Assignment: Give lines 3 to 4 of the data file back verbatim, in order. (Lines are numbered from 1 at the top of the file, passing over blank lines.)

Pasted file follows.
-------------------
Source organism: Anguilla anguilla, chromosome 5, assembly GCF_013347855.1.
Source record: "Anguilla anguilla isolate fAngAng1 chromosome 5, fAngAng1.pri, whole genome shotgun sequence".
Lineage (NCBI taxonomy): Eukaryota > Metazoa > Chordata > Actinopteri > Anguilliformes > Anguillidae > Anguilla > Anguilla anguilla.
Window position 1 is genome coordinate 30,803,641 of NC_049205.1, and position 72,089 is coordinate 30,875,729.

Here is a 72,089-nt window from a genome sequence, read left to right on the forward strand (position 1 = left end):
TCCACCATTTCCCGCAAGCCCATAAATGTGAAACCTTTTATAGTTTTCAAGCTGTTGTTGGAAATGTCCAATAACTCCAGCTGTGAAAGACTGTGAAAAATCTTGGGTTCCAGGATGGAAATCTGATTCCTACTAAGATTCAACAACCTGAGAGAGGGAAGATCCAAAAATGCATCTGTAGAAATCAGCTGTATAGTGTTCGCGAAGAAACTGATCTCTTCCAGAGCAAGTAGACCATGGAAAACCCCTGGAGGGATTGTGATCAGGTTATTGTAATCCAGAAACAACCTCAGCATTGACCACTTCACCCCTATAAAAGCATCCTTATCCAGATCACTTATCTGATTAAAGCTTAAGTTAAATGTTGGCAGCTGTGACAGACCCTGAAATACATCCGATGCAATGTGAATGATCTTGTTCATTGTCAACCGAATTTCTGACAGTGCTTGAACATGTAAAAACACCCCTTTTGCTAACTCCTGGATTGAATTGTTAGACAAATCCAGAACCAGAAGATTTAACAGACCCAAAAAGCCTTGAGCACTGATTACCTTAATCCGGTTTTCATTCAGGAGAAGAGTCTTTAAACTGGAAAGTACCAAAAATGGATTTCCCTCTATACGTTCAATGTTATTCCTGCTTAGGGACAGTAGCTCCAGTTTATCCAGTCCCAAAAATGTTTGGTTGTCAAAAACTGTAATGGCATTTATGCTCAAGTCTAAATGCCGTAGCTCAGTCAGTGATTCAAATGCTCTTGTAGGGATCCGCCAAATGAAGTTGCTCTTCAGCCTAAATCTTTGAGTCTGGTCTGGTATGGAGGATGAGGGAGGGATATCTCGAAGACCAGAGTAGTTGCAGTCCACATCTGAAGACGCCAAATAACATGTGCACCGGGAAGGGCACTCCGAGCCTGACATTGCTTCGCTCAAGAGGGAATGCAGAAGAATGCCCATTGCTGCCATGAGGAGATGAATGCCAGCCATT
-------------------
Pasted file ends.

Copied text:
Lineage (NCBI taxonomy): Eukaryota > Metazoa > Chordata > Actinopteri > Anguilliformes > Anguillidae > Anguilla > Anguilla anguilla.
Window position 1 is genome coordinate 30,803,641 of NC_049205.1, and position 72,089 is coordinate 30,875,729.